It looks so much better than sit-stand systems, slogging up pitches all day.

Now Biffo, he was pretty old – he’d been caving many a year,
But now he’s gone to Rocksport to purchase other gear,
Where all the clients are weegies and electric lights are banned,
And a hard man’s life is full of fun in that hairy, fairy land.

But a caver’s needs are many and Rob, he gave up string,
But strange things happened on his weegie trips that disconcerted him:
Is that the carbide a-rattling, as down Goatchurch he slogs,
Or Biffo’s ghostly toe-caps a-catching on the clogs.


More On Manor Farm 

by “Quiet”
John Watson

The very thought of going digging down Manor Farm can strike
terror in the hearts of the most hardened B.E.C. members, or so it seems when
trying to recruit diggers.  So the aim of
this short article, apart from keeping G.W.-J. happy, is to enlighten you of
the situation, if you do not yet know the merits of the dig.

After an absence of several months a visit was made to the
terminal rift which, although heavily choked, possessed an opening in which
carefully lobbed stones rattled down for three or four seconds.

Heavy rain had washed large quantities of silt down the cave
indicating severe flooding.  This was
confirmed by Axel Knutson and I, (the remnants of a once fine digging team)
when we reached the bottom the cave. Water had backed up from Blind Pot, where it was still in evidence, to a
depth of four feet in the main passage. On reaching the dig we were surprised to find a very large boulder in
the bottom and flood marks in the roof. The water, however, had almost completely drained despite a U-tube in
the dig which again was almost dry, confirming the guess that we are merely in
the top of a large rift, partially choked with stream debris.

This was the state of affairs until the end of August, by
which time I had managed to persuade Mark Brown to have a look at the dig, and
he was suitably impressed.  We have now
cleared enough room to start descending the rift, which has a very refreshing draught.

Due to the rift’s length (50+ft) the two of us have been
unable to, stack the spoil in a satisfactory place, making the dig even more
restricted.  A large scale assault is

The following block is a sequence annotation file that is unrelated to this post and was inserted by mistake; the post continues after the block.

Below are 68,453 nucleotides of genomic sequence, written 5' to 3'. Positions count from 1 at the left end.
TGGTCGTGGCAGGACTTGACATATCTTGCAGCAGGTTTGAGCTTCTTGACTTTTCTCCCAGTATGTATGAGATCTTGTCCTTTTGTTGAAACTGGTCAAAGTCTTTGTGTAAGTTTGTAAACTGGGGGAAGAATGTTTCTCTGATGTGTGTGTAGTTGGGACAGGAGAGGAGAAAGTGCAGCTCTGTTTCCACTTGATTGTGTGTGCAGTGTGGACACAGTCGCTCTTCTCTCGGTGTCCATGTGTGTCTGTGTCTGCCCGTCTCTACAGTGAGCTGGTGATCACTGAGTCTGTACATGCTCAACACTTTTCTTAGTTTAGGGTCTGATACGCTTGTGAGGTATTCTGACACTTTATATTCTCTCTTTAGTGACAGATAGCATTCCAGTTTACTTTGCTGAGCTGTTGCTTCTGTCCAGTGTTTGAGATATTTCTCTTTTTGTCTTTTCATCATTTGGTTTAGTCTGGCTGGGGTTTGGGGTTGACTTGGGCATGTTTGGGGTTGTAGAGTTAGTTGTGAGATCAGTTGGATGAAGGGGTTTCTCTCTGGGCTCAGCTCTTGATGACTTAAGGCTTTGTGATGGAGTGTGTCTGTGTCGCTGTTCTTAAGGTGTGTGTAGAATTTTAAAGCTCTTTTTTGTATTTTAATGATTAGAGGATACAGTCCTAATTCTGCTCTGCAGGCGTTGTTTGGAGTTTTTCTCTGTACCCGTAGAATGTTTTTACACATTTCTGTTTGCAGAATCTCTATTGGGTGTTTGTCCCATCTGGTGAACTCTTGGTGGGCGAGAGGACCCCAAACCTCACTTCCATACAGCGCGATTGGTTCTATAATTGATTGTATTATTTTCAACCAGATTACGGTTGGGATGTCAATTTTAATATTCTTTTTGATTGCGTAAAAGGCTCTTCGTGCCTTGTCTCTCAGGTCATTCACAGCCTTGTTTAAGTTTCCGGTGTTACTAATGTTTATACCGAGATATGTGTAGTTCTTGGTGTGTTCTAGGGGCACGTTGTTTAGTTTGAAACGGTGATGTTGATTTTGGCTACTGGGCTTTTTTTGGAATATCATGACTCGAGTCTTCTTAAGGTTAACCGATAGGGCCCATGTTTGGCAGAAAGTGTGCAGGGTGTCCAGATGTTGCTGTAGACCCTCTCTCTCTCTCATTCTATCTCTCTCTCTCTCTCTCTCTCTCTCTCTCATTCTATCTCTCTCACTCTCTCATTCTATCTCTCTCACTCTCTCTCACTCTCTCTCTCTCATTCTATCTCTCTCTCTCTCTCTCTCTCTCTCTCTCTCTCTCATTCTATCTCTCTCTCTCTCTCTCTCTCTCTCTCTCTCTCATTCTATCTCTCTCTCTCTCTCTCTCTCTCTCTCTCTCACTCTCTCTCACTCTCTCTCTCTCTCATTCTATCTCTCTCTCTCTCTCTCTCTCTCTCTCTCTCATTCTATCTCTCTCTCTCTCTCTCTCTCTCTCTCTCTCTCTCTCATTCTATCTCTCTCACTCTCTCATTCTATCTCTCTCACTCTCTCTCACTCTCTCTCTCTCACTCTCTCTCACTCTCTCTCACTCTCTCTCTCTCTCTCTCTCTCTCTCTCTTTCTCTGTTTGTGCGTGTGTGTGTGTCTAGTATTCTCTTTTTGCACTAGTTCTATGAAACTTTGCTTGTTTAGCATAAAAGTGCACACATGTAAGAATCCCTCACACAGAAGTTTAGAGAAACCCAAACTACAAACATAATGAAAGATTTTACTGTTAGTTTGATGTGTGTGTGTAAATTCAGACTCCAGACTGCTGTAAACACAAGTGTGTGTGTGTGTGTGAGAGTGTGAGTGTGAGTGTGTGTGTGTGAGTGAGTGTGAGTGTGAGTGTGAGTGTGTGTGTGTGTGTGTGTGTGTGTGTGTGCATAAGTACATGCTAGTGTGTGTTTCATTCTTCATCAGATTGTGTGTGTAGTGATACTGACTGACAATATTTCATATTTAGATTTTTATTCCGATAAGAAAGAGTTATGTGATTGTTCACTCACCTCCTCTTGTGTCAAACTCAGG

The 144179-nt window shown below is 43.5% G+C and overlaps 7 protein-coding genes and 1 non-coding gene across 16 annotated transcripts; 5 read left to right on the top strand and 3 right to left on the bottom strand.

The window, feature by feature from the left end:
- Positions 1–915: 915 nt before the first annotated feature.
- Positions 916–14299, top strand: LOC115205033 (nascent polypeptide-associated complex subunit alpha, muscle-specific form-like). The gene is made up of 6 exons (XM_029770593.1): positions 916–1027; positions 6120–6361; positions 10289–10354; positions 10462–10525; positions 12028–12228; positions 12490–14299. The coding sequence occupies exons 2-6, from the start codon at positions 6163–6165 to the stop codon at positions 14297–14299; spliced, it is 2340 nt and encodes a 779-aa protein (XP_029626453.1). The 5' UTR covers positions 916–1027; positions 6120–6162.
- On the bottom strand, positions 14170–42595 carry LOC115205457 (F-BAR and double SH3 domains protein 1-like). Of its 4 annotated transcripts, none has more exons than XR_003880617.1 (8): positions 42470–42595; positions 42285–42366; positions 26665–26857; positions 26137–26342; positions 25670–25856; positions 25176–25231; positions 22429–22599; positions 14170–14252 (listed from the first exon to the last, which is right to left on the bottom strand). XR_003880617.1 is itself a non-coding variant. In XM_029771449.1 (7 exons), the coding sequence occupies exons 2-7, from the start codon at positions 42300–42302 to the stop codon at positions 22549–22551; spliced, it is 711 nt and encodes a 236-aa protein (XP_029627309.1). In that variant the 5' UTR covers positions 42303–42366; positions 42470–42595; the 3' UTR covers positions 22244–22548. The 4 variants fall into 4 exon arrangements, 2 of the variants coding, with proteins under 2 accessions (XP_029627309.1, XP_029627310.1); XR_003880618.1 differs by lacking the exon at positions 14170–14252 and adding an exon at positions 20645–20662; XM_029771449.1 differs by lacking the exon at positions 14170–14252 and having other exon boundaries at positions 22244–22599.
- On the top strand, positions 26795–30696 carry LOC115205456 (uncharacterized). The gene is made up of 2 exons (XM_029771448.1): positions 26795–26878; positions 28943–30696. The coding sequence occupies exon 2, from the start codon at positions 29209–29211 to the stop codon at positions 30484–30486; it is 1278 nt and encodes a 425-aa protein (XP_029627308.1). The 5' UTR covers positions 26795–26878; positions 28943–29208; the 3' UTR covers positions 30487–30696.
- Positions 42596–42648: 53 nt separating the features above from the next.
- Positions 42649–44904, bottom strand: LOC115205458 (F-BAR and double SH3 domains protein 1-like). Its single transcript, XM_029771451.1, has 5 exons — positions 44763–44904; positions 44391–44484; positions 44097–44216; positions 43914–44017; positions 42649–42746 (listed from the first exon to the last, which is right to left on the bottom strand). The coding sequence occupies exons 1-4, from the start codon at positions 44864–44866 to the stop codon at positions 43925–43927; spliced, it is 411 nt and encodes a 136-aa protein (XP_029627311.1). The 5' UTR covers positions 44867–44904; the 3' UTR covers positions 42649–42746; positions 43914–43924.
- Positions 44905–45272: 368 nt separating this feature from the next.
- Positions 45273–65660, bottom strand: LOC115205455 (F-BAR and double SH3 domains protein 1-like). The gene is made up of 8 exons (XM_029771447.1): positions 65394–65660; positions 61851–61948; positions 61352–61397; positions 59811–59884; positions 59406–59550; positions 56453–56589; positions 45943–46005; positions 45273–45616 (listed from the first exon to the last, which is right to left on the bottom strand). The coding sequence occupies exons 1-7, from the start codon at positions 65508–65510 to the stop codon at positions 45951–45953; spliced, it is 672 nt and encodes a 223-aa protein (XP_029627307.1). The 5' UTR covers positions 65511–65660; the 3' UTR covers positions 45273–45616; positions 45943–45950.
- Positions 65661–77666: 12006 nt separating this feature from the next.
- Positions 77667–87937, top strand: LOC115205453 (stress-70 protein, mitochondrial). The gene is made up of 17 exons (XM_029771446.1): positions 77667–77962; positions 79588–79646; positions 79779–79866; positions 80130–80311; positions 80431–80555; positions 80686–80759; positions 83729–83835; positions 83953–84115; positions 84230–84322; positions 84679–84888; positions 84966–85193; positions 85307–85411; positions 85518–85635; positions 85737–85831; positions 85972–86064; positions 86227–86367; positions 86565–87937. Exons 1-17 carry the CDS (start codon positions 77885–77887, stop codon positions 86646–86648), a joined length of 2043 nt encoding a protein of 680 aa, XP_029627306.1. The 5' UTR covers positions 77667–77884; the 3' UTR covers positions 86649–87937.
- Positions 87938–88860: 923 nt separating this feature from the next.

needed, so come on Wormhole, Bob Hill and Jem, and any other willing diggers.

To keep our options open, we also have intentions of digging
Florence’s Bath Tub which, because of the dry conditions more recently, has
lowered somewhat and looks very promising. Both digs could prove very rewarding.


Caves At Redend Point,

by John Noble

Redland Point is situated at the southern end of
200m south of


, at G.R. 038828.  One cave is situated on the point itself
while the others are to be found in the cliffs to the north.

The cliffs are formed in the current bedded Bagshot Beds of
the Tertia Era, laid down some 50 million years ago.  They consist of sandstones and ironstones at
the base, followed by a thick band of lignite which is overlain by layers of
sands and clays.  Iron staining is
evident on the cliffs and pipe-like ironstone concretions can also be
seen.  These hard deposits are also
scattered along the wave cut platform which fronts the cliffs.

All the caves are formed in the sandstone/ironstone bed and
are developed along joints which have been opened up by a combination of
hydraulic and corrasional processes. These processes may have been assisted by chemical reactions between
seawater, surface runoff and the ferrous condition of the rock.  As the caves are found on small headlands and
the bay between them contains only small joint cavities, it would seem that the
caves must lie in more resistant sandstone. The leas resistant sandstone, which now forms the bay, yielded to marine